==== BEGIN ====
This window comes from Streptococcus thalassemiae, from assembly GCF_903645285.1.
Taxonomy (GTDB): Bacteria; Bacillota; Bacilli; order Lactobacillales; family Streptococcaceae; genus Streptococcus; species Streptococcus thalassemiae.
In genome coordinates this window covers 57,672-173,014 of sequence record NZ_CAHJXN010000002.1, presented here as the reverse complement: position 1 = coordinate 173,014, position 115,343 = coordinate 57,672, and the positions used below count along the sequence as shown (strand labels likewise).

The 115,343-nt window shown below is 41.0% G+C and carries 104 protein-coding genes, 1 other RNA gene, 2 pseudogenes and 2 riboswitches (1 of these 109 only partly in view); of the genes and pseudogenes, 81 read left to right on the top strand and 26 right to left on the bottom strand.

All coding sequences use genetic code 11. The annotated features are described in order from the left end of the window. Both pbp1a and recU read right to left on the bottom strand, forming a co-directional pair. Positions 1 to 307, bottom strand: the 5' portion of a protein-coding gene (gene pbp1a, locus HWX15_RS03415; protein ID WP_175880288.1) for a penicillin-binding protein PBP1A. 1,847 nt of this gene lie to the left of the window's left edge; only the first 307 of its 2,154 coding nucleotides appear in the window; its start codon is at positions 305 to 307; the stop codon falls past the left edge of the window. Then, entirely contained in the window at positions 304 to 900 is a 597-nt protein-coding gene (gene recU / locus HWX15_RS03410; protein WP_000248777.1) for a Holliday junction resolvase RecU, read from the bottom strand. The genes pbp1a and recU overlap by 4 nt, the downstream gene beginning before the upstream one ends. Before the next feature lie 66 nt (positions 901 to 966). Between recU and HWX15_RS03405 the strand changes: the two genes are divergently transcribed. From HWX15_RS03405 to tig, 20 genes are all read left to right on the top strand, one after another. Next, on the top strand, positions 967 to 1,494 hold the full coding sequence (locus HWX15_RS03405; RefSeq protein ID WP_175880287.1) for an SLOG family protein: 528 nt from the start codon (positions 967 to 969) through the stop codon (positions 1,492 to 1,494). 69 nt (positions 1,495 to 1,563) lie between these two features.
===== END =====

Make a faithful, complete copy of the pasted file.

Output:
This window comes from Streptococcus thalassemiae, from assembly GCF_903645285.1.
Taxonomy (GTDB): Bacteria; Bacillota; Bacilli; order Lactobacillales; family Streptococcaceae; genus Streptococcus; species Streptococcus thalassemiae.
In genome coordinates this window covers 57,672-173,014 of sequence record NZ_CAHJXN010000002.1, presented here as the reverse complement: position 1 = coordinate 173,014, position 115,343 = coordinate 57,672, and the positions used below count along the sequence as shown (strand labels likewise).

The 115,343-nt window shown below is 41.0% G+C and carries 104 protein-coding genes, 1 other RNA gene, 2 pseudogenes and 2 riboswitches (1 of these 109 only partly in view); of the genes and pseudogenes, 81 read left to right on the top strand and 26 right to left on the bottom strand.

All coding sequences use genetic code 11. The annotated features are described in order from the left end of the window. Both pbp1a and recU read right to left on the bottom strand, forming a co-directional pair. Positions 1 to 307, bottom strand: the 5' portion of a protein-coding gene (gene pbp1a, locus HWX15_RS03415; protein ID WP_175880288.1) for a penicillin-binding protein PBP1A. 1,847 nt of this gene lie to the left of the window's left edge; only the first 307 of its 2,154 coding nucleotides appear in the window; its start codon is at positions 305 to 307; the stop codon falls past the left edge of the window. Then, entirely contained in the window at positions 304 to 900 is a 597-nt protein-coding gene (gene recU / locus HWX15_RS03410; protein WP_000248777.1) for a Holliday junction resolvase RecU, read from the bottom strand. The genes pbp1a and recU overlap by 4 nt, the downstream gene beginning before the upstream one ends. Before the next feature lie 66 nt (positions 901 to 966). Between recU and HWX15_RS03405 the strand changes: the two genes are divergently transcribed. From HWX15_RS03405 to tig, 20 genes are all read left to right on the top strand, one after another. Next, on the top strand, positions 967 to 1,494 hold the full coding sequence (locus HWX15_RS03405; RefSeq protein ID WP_175880287.1) for an SLOG family protein: 528 nt from the start codon (positions 967 to 969) through the stop codon (positions 1,492 to 1,494). 69 nt (positions 1,495 to 1,563) lie between these two features.